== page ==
‘Transparency’ Bill Gives Competitors Clear Look at Company Data

03.14.2013
Issues & Policies

Connecticut keeps a close watch over how companies are using state tax credits for research and development, business expansion, and job creation. Now a bill in the Finance Committee will allow businesses’ competitors to keep an eye on it, too.

HB 6566 requires the Department of Revenue Services (DRS) to publish a company-specific, searchable database of businesses accessing state-provided tax deductions, credits or exemptions, along with the actual amount of tax savings and advantages realized by each company.

No Added Value

Proponents of the measure say that the goal is to ensure that economic development dollars are being well spent. Everyone can agree with that goal; the bill in its current form, however, is anti-competitive.

The state currently provides the publication of combined industry data by the Department of Economic and Community Development, and a DRS report on the aggregate data to the Office of Fiscal Analysis (OFA), which also includes the information in its biennial reports to the legislature.

Revealing company-specific tax credit information will add nothing to the state’s analysis of the effectiveness of the credits but will be damaging to Connecticut companies: No other state requires or allows the same disclosure.

Careful Process Urged

State Tax Commissioner Kevin Sullivan urged the committee not to go forward with the legislation at this time because the Governor’s Business Tax Task Force is reviewing what information is needed and how to go about providing it. “Since that work is just beginning but will be done within the year,” said Commissioner Sullivan, “why not see what reporting improvements are made … .”    

And DECD Commissioner Catherine Smith said that the proposal calls for duplicating what the agency includes in its annual report–but then goes too far.

“DECD believes that the requirement to disclose the economic benefits derived from each [economic development] project would create a competitive disadvantage for the state in its negotiations with existing companies within Connecticut and with any new companies that may consider relocating to the state,” she said.

In Competitors’ Hands

HB 6566 will impact Connecticut businesses in major ways. First, publicly disclosing sensitive tax information will put that valuable information where it shouldn’t be–in the hands of companies’ competitors.

“It would be remarkably easy,” said Peter Holland, vice president, State Government Affairs, United Technologies Corp., “to use the disclosed data to learn issues critical to Connecticut employers’ ability to compete in the global marketplace.”

It also will also immediately make Connecticut companies’ operations and decisions open to the eyes and second-guessing of a wide range of interests.   Parties in negotiations might be able to review pertinent tax data from the opposing side. Special interest advocacy groups would be able to use the information for political purposes.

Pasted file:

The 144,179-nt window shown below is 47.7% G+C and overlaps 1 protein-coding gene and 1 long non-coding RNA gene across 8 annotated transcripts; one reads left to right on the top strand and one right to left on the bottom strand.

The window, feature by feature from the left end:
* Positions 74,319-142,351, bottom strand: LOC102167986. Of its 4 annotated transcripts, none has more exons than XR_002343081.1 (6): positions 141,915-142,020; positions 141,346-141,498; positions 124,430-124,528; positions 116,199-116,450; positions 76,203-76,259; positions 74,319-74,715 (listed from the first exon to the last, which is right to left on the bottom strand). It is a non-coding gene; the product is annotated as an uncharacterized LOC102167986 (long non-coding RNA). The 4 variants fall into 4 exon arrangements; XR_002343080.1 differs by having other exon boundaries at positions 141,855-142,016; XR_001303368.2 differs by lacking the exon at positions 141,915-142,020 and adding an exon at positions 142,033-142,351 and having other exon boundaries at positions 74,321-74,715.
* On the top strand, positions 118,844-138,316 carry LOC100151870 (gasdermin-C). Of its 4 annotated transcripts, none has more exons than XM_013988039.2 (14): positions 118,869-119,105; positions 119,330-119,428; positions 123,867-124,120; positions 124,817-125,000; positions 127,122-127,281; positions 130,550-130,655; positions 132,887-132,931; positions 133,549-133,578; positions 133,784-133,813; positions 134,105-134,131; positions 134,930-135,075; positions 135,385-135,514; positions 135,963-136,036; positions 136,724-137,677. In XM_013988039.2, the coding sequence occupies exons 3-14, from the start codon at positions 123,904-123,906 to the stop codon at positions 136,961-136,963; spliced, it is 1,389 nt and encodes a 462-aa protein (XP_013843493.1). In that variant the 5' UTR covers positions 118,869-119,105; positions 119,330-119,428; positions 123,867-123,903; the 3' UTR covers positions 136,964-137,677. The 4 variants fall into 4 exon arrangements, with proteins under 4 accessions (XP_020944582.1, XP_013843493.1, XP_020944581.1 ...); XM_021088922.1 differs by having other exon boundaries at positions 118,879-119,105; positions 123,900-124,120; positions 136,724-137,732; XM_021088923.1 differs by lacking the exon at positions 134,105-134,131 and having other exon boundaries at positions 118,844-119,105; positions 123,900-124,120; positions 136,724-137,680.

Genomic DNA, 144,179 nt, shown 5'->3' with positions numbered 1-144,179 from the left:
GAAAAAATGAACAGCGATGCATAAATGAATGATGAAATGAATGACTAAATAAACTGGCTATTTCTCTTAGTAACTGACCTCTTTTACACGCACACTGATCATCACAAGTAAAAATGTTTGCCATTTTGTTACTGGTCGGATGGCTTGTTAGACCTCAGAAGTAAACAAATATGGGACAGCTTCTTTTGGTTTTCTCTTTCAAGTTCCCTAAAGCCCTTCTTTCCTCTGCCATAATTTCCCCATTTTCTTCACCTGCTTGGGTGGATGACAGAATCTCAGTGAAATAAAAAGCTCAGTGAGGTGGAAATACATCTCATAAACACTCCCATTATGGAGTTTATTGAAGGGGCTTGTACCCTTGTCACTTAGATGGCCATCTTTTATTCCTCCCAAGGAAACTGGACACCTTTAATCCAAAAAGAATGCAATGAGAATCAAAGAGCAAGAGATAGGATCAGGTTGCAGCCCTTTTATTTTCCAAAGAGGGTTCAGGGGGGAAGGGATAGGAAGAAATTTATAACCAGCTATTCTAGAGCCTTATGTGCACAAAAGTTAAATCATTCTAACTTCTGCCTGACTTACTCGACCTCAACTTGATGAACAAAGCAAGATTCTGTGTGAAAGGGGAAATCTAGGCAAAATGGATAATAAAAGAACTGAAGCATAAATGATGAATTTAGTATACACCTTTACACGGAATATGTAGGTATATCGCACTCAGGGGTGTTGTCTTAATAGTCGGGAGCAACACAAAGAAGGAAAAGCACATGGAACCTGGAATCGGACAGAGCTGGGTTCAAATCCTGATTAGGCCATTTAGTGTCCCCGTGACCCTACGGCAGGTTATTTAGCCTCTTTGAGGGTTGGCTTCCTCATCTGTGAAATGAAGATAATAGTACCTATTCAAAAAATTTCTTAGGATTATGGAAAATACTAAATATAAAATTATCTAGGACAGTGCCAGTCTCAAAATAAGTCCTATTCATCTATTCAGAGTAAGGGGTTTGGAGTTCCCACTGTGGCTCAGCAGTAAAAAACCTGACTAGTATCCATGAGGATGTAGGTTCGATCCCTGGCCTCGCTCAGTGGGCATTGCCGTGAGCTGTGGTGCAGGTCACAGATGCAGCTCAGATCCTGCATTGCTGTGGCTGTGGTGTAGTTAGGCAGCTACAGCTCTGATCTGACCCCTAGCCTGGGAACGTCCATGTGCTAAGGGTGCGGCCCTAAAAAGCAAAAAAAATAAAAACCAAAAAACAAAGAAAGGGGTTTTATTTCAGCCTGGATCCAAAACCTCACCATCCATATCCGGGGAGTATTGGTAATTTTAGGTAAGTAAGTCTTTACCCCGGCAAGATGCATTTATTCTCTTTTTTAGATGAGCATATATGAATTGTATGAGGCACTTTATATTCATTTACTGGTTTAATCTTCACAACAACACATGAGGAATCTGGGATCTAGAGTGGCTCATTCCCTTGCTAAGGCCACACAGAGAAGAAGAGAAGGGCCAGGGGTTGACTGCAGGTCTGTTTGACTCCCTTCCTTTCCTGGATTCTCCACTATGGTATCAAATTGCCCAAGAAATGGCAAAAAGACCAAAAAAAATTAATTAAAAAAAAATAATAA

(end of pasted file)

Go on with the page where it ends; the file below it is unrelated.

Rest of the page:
Only If Earned

Lawmakers should remember that companies qualify for tax credits only after making certain investments or taking specific actions that the General Assembly allows and encourages. Often those businesses don’t reap the benefits until years after those investments or hiring actions. 

What’s more, the DRS is fully empowered to audit the credits and does so, to ensure that the state receives the bargained investment required to claim the tax credit.

Willing to Help

The business community is willing to work with policymakers to help identify what information they need to determine the value of the tax credits. CBIA and others are ready to participate in efforts to fulfill what Commissioner Sullivan advised, which is a careful analysis and collaborative effort to develop proposals.

HB 6566 takes away the incentive for taxpayers to conduct some of the most valuable and desired business activities in Connecticut– which is the primary purpose of most state tax credits.

Instead, the bill will probably encourage multistate and multinational companies to consider performing these activities somewhere else.

Connecticut has been working hard to improve its business-friendly reputation. Requiring disclosure of individual tax information will only result in us losing what little ground we’ve made over the past two years.  

For more information, contact CBIA’s Bonnie Stewart at 860.244.1925 or bonnie.stewart@cbia.com.

 

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